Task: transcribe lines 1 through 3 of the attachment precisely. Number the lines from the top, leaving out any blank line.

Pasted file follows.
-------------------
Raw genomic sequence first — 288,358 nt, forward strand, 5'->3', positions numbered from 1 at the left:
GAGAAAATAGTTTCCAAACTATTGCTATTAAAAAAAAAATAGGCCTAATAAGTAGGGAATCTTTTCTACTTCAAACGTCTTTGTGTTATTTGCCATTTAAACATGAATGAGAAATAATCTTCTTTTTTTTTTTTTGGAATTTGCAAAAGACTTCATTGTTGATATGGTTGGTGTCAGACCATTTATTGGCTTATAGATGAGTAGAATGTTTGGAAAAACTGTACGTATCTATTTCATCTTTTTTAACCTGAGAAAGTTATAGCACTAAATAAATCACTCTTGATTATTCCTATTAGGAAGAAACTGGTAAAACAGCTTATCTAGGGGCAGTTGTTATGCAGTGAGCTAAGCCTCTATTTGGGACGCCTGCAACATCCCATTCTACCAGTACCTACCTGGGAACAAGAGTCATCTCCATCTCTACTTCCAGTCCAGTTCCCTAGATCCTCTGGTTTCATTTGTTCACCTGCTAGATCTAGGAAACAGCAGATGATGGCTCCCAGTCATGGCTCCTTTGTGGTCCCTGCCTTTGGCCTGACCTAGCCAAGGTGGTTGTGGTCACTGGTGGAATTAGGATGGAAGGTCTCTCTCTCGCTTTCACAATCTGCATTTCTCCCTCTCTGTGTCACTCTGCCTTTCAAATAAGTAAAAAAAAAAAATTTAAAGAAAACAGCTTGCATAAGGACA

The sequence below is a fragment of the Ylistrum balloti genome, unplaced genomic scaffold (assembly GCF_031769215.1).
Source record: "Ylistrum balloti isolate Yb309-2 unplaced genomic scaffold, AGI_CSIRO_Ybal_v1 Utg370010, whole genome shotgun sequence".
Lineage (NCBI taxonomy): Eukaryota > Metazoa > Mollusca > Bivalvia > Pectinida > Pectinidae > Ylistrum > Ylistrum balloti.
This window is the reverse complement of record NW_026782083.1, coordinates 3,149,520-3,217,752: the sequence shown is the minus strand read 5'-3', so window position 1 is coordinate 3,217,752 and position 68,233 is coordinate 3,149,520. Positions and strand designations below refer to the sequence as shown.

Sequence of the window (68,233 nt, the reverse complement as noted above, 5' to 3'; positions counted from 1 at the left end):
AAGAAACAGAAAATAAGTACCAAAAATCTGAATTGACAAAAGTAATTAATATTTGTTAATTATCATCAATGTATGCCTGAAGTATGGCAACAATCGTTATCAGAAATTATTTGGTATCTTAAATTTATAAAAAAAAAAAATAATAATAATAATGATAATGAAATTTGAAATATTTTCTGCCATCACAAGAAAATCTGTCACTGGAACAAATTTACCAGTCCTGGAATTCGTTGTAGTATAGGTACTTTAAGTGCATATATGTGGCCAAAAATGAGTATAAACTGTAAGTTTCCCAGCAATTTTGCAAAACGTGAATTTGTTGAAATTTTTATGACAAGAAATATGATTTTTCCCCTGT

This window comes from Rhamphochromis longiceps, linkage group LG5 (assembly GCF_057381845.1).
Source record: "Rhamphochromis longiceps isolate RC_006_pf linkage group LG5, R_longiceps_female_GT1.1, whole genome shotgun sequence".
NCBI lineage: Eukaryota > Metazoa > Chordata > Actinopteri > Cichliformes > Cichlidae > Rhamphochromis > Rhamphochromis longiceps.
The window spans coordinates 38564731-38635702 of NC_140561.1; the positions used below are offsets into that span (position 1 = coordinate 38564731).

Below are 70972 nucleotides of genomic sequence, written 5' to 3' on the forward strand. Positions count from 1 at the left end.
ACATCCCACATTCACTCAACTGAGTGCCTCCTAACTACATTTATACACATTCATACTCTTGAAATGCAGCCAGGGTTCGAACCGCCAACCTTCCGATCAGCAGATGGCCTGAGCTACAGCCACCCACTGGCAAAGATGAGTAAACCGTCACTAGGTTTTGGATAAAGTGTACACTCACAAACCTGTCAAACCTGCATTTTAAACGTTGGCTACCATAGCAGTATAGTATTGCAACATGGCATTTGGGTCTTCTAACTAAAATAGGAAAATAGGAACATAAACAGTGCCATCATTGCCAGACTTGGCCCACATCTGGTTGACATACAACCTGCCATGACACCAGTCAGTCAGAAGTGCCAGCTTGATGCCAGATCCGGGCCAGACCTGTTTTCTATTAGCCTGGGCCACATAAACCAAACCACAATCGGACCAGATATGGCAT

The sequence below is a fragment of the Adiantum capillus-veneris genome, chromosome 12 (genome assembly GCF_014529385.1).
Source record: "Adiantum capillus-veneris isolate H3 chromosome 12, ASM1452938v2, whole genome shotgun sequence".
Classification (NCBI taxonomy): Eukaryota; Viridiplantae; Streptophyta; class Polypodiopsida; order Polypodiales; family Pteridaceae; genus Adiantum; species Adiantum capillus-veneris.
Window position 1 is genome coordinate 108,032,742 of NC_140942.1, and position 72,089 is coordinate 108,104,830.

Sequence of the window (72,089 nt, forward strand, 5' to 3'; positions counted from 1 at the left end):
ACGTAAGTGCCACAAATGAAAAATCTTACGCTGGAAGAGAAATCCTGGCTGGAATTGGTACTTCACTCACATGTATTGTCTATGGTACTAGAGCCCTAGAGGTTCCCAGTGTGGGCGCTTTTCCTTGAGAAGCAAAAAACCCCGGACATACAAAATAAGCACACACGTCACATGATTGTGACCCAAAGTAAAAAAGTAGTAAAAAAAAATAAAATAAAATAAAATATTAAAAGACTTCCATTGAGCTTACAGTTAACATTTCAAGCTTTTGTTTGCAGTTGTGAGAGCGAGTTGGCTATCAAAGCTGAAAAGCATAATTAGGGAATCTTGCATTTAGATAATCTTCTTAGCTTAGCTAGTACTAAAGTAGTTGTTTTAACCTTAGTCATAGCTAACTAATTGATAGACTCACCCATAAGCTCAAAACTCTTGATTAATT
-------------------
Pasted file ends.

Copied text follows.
Raw genomic sequence first — 288,358 nt, forward strand, 5'->3', positions numbered from 1 at the left:
GAGAAAATAGTTTCCAAACTATTGCTATTAAAAAAAAAATAGGCCTAATAAGTAGGGAATCTTTTCTACTTCAAACGTCTTTGTGTTATTTGCCATTTAAACATGAATGAGAAATAATCTTCTTTTTTTTTTTTTGGAATTTGCAAAAGACTTCATTGTTGATATGGTTGGTGTCAGACCATTTATTGGCTTATAGATGAGTAGAATGTTTGGAAAAACTGTACGTATCTATTTCATCTTTTTTAACCTGAGAAAGTTATAGCACTAAATAAATCACTCTTGATTATTCCTATTAGGAAGAAACTGGTAAAACAGCTTATCTAGGGGCAGTTGTTATGCAGTGAGCTAAGCCTCTATTTGGGACGCCTGCAACATCCCATTCTACCAGTACCTACCTGGGAACAAGAGTCATCTCCATCTCTACTTCCAGTCCAGTTCCCTAGATCCTCTGGTTTCATTTGTTCACCTGCTAGATCTAGGAAACAGCAGATGATGGCTCCCAGTCATGGCTCCTTTGTGGTCCCTGCCTTTGGCCTGACCTAGCCAAGGTGGTTGTGGTCACTGGTGGAATTAGGATGGAAGGTCTCTCTCTCGCTTTCACAATCTGCATTTCTCCCTCTCTGTGTCACTCTGCCTTTCAAATAAGTAAAAAAAAAAAATTTAAAGAAAACAGCTTGCATAAGGACA

The sequence below is a fragment of the Ylistrum balloti genome, unplaced genomic scaffold (assembly GCF_031769215.1).